Worth noting that this type of diabetes is sometimes known as ‘Pancreatogenic diabetes’ and this is actually classified by the American Diabetes Association and by the World Health Organization as type 3c diabetes mellitus (T3cDM) and refers to diabetes due to impairment in pancreatic endocrine function due to acute cancer and cancer treatment (and several other conditions). The texts tend to point to cancers (and other conditions) of the pancreas rather than system wide. Prevalence data on T3cDM are scarce because of insufficient research in this area and challenges with accurate diabetes classification in clinical practice. (Authors note: Slightly confusing as many text say that type 3 diabetes is proposed for insulin resistance in the brain (diabetes associated with Alzheimer’s disease). There’s another term for a complete removal of the entire pancreas – Pancreoprivic Diabetes
Other treatment risks
Somatostatin Analogues (e.g. Octreotide and Lanreotide) are common drugs used to control NET Syndromes and are also said to have an anti-tumor effect. They are known to inhibit several hormones including glucagon and insulin and consequently may interfere with blood glucose levels. The leaflets for both drugs clearly state this side effect with a warning that diabetics who have been prescribed the drug, should inform their doctors so that dosages can be adjusted if necessary. The side effects lists also indicates high and low blood glucose symptoms indicating it can cause both low and high blood glucose (hypoglycemia and hyperglycemia). For those who are pre-diabetic or close to pre-diabetic status, there is a possibility that the drug may push blood tests into diabetic ranges. Afinitor (Everolimus). The patient information for Afinitor (Everolimus) clearly states “Increased blood sugar and fat (cholesterol and triglycerides) levels in blood: Your health care provider should do blood tests to check your fasting blood sugar, cholesterol and triglyceride levels in the blood before you start treatment with AFINITOR and during treatment with AFINITOR” Sutent (Sunitinib). The patient information for Sutent (Sinitinib) clearly states that low blood sugar (hypoglycemia) is a potential side effect. It also advises that low blood sugar with SUTENT may be worse in patients who have diabetes and take anti-diabetic medicines. Your healthcare provider should check your blood sugar levels regularly during treatment with SUTENT and may need to adjust the dose of your anti-diabetic medicines.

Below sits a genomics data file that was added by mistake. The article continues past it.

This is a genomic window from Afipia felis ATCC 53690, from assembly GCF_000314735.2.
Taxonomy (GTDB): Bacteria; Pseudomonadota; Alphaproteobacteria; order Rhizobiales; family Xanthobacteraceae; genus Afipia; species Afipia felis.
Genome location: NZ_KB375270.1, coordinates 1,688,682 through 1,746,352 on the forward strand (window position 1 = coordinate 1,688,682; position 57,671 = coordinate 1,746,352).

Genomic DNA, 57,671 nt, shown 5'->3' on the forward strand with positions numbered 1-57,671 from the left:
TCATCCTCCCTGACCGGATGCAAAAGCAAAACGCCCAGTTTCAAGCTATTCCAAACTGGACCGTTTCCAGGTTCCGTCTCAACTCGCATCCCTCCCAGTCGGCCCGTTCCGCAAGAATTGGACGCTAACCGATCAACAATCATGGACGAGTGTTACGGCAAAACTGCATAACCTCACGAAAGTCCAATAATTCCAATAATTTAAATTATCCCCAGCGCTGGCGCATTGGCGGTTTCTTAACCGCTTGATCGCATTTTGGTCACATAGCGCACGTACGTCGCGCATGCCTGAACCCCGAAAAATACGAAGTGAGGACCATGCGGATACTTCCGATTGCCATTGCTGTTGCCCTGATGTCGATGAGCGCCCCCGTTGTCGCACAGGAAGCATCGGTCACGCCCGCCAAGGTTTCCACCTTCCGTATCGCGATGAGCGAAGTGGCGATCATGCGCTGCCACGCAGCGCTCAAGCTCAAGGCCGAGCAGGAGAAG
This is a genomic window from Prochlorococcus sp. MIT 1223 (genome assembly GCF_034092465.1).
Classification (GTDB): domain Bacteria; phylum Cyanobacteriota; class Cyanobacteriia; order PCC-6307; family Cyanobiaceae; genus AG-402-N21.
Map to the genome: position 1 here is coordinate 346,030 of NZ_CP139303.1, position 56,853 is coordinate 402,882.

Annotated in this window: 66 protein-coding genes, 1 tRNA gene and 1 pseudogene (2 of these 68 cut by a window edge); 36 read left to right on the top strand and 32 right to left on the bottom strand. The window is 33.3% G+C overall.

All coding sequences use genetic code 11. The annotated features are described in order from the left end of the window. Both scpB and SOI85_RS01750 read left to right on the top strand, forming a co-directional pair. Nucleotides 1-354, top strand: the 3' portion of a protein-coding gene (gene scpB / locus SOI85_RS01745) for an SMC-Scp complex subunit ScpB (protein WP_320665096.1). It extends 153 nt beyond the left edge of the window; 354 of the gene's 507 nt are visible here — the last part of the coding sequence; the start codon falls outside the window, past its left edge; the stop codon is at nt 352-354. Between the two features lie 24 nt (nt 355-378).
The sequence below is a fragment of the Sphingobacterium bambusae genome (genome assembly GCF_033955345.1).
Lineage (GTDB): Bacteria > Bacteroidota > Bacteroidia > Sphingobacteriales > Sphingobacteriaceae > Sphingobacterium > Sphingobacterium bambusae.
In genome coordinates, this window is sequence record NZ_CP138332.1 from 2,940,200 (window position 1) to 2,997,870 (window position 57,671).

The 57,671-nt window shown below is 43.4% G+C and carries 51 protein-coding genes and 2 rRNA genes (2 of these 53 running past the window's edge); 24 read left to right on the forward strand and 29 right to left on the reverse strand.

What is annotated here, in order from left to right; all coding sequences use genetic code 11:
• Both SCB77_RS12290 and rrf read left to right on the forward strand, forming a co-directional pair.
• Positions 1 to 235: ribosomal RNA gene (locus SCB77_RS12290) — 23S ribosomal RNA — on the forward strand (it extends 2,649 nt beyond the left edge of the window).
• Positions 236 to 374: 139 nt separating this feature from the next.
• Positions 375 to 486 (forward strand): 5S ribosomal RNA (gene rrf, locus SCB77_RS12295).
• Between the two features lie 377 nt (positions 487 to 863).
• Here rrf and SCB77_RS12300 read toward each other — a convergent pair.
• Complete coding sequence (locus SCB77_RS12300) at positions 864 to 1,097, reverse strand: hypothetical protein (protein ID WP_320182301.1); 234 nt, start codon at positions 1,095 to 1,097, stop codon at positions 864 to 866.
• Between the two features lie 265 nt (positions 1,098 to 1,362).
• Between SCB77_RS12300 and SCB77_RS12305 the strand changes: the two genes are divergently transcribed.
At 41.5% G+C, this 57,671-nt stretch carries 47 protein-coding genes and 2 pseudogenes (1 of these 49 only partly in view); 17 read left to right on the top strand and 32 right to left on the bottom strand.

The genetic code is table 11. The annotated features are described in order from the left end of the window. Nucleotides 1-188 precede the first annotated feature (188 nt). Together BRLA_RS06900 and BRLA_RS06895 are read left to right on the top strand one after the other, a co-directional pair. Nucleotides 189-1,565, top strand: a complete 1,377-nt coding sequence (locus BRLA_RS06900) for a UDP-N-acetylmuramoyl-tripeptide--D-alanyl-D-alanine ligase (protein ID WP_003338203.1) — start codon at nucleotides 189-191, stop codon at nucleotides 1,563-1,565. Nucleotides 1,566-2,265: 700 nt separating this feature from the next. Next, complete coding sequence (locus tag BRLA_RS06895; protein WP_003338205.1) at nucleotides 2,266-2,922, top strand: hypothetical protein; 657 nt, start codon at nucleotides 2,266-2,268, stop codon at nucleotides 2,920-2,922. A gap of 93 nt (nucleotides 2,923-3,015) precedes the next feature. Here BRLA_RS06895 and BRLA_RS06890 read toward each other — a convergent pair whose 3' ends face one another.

In rare cases, certain NETs may produce too much Adrenocorticotropic hormone (ACTH), a substance that causes the adrenal glands to make too much cortisol and other hormones. This is often associated with Cushing’s syndrome. Cortisol increases our blood pressure and blood glucose levels with can lead to diabetes as a result of untreated Cushing’s syndrome.
I think it’s sensible for all NET patients, particularly those with involvement as per above and who are showing the signs of hypoglycemia and hyperglycemia, to be checked regularly for blood glucose and if necessary HbA1c. Many patient information leaflets for the common NET treatments also indicate this is necessary. Always tell your prescribing doctors if you are a diabetic or about any history of low or high blood glucose before treatment for NETs.
My brush with Diabetes (as at Jan 2019)
My blood glucose levels started to climb slightly in 2016 but HbA1c remained normal. However, an HbA1c test in early 2018 put me into pre-diabetic range (44 mmoL/moL). I explained some of the above article to my GP who is corresponding with a diabetes expert at secondary care – the expert suggested that I need to be monitored carefully as weight loss is not necessarily the best response. I have kept my NET team up to date.
At the time of updating, two separate and sequential HbA1c tests (3 month interval) came back normal at 36 mmoL/moL. I’m pragmatic enough to know that I do not need to lose weight as one of the aims of reducing my blood glucose and HbA1c levels (something emphasised by the above mentioned diabetes specialist).
I even got on my bike to do a little bit more exercise just in case!
At this point, I cannot yet say if this is the beginning of progressive Type II diabetes or if my medication is causing these spikes in my blood glucose and HbA1c. Judging by 2 x normal HbA1c, looks like the somatostatin analogue (Lanreotide in my case) may caused a spike to a pre-diabetes score. I will keep you posted.